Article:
Morey and Skinner administered a battery of psychological tests to 725 subjects seeking treatment for alcohol abuse. Using a complicated statistical technique called cluster analysis, which searches for groups of people with similar characteristics, the researchers identified three types of drinkers: early stage problem drinkers, affiliative drinkers, and schizoid drinkers. The first type, early stage problem drinkers, includes people with alcohol-related health and social problems who have not developed major symptoms of alcohol dependence. The second type, affiliative drinkers, are more socially oriented, tend to drink on a daily basis, and demonstrate moderate alcohol dependence. In contrast, schizoid drinkers are socially isolated, drink in binges, and exhibit the most severe dependence symptoms.

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The Crucial Phase Of The Jellinek Curve

Once a persons drinking accelerates from what Jellinek termed occasional relief drinking, their alcohol use will likely begin to cause physical, psychological, and social problems. This can also hold true with other forms of drug use. As drinking or drug use becomes more frequent, a person may become dependent. This means that their body cannot function normally without the substance. Once this occurs, a person may drink or use drugs on a regular basis to relieve negative feelings, cravings, or withdrawal symptoms. A person may also start drinking or taking drugs shortly after they wake and find they have a hard time stopping once they start. During the Crucial Phase, an individuals physical and mental health may begin to suffer at the hand of substance use. A person will likely begin to lose increasing amounts of time to finding and using the drug. People who drink may begin to have more memory blackouts. Relationships can become strained as a person begins to avoid their loved ones in favor of drinking, taking drugs, or hanging out with people who do. As substance use gains momentum and becomes more compulsive, a person is pushed closer to the Chronic Phase.

Origins Of The Jellinek Curve

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The Jellinek Curve as we know it today is largely based on the work and findings of Elvin Morton Jellinek, a Yale University physiologist and one of the founders of the field of addiction science.

Throughout the 1940s, Jellinek headed up the Yale Summer School of Alcohol Studies. As part of his work, he surveyed thousands of people addicted to alcohol about their personal experiences. When he analyzed the results, he spotted a number of trends and patterns including progressive changes that resulted in distinct behavioral patterns.

He used this information to delineate four phases of alcohol addiction. These phases and the ever-worsening various physical and mental characteristics that accompany them comprise the left, downward part of the U-shaped Jellinek Curve.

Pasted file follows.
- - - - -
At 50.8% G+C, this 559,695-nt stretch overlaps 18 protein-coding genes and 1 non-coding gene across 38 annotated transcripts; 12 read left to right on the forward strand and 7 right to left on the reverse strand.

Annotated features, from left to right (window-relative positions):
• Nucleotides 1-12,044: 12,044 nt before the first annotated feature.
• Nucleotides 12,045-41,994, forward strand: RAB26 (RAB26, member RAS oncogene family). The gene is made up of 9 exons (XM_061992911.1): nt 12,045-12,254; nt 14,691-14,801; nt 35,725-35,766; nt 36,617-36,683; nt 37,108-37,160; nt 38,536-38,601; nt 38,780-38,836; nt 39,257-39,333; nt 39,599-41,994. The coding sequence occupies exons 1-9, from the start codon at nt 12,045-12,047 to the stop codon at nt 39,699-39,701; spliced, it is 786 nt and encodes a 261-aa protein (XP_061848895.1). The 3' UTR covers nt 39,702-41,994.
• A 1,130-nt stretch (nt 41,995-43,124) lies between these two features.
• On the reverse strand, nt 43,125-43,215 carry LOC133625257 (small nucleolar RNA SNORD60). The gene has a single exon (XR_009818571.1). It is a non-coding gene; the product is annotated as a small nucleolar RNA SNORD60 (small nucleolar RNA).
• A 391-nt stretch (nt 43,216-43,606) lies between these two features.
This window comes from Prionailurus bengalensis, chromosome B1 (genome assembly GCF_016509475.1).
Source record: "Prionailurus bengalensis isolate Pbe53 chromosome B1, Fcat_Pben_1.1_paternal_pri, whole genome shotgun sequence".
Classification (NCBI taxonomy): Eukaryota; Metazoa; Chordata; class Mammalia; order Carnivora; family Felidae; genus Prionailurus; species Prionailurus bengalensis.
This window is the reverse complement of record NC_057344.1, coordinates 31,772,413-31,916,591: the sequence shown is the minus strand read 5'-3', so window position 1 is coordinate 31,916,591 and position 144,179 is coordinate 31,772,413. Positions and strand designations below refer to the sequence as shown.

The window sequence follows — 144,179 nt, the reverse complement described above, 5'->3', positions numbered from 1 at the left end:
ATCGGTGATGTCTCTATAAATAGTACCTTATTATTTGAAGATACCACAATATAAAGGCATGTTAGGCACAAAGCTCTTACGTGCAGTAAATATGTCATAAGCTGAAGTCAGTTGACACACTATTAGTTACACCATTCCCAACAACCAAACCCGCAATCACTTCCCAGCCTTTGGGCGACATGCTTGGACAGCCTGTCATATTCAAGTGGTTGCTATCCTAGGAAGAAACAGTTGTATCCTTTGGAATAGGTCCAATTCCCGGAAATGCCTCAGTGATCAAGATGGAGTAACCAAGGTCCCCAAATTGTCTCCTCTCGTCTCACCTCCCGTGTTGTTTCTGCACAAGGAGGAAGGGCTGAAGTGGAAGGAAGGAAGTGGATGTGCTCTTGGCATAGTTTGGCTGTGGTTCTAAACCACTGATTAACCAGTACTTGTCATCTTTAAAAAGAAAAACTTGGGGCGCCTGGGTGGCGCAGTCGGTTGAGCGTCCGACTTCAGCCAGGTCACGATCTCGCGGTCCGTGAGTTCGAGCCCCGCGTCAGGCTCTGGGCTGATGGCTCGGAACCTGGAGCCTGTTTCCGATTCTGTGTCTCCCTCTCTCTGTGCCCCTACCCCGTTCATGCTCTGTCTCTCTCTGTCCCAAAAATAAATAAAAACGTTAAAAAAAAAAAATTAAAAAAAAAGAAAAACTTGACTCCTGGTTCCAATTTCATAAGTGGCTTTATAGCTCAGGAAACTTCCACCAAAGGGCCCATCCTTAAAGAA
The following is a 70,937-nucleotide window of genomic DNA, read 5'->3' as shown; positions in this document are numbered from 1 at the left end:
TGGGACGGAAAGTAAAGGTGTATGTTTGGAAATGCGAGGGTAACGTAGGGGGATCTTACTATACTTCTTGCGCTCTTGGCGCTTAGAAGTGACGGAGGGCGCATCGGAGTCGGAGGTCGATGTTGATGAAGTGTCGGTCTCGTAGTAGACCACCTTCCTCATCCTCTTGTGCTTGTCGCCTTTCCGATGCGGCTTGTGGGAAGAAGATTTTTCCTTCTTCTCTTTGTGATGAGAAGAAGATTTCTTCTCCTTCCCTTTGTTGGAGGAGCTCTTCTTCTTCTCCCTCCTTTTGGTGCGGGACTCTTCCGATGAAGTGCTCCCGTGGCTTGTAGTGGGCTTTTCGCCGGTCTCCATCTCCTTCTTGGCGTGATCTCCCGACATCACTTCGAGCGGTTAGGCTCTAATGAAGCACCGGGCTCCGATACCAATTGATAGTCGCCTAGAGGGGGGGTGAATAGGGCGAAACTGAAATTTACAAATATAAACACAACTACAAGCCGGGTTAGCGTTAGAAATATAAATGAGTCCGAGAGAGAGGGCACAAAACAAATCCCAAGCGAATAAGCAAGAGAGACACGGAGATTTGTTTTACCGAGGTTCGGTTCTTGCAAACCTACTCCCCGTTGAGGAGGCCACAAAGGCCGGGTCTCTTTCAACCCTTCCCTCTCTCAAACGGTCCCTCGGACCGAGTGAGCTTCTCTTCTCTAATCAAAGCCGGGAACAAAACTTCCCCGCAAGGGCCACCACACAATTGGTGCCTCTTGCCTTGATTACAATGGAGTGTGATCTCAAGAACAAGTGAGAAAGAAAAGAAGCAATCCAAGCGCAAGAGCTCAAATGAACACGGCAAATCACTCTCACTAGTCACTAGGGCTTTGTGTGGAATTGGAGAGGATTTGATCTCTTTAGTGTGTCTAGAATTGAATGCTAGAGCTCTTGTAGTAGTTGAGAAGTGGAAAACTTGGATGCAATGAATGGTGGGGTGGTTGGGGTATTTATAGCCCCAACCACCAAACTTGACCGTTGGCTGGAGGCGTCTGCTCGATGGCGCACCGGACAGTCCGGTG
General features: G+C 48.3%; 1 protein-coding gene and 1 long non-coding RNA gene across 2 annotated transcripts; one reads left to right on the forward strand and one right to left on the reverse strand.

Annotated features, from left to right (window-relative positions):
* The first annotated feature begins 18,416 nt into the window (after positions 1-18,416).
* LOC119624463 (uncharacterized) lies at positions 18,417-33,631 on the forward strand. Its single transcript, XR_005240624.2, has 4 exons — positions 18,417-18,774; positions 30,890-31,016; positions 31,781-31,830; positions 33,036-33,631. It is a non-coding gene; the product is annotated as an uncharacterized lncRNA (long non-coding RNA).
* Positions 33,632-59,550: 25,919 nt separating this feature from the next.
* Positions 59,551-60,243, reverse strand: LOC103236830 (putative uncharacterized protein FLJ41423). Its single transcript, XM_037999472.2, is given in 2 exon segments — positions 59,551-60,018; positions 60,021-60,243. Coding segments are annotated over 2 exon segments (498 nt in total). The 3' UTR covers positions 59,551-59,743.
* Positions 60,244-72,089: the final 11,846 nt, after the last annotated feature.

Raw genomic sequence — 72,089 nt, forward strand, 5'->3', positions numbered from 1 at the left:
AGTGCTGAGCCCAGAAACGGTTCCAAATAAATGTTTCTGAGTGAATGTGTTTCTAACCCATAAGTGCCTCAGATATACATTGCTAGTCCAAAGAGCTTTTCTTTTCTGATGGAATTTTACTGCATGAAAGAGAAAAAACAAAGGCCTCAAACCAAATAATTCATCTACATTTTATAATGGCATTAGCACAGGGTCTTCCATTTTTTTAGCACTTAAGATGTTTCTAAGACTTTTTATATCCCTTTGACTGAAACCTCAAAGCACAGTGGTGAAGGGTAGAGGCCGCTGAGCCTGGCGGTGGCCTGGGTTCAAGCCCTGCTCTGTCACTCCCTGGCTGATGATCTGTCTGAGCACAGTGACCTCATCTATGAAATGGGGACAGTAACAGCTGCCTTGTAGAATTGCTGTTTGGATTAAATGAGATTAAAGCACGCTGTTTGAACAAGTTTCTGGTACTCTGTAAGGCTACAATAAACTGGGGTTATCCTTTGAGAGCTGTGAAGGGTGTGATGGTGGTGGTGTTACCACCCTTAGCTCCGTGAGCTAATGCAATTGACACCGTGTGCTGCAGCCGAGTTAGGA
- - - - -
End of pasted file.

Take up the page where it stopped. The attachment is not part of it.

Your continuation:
They also convinced Jellinek that alcoholism was a disease, not a moral shortcoming, and helped revolutionize the way alcoholism was approached and treated.

Several years later, Max Glatt, another pioneer in the field of alcoholism treatment, noticed that patients in recovery also had common experiences as they progressed through their recovery. He added his findings to Jellineks, creating the right, uphill slope of the U-shaped chart.

Though the research that contributed to the Jellinek chart originally applied just to alcoholism, today, its applied more broadly to addiction in general.

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Stage Four: Late Alcoholic

When an individual reaches this stage of the cycle, alcohol becomes their sole focus. Everything in their life revolves around drinking at the expense of their health, relationships, and jobs. If the person cuts back or stops drinking during this stage, they can experience side effects such as tremors and hallucinations. Help via therapy and detox can help the individual navigate these symptoms safely to begin to live without alcohol.

How The Jellinek Curve Offers Hope For Recovery

The Jellinek Curve is a helpful educational tool no matter what stage of addiction, for both addicts and their families, in understanding forms of addiction and for talking about the need for treatment and recovery. It allows a person to better remember and understand the timeline of addiction and recovery. In particular, it helps people struggling with active addiction to more clearly see their own progression through addictionboth what they have already lost, and the risks that lie ahead if they continue using.

The real power of the chart, however, is that it shows what is possible with the right recovery support. Even those who feel trapped at the bottom of the curve have the potential for rehabilitation, as long as they can bring themselves to take that first step and ask for help in breaking free of the cycle. Seeing the many benefits of treatment and recovery listed out can also provide motivation, something to hold onto when the road to recovery begins to feel rocky.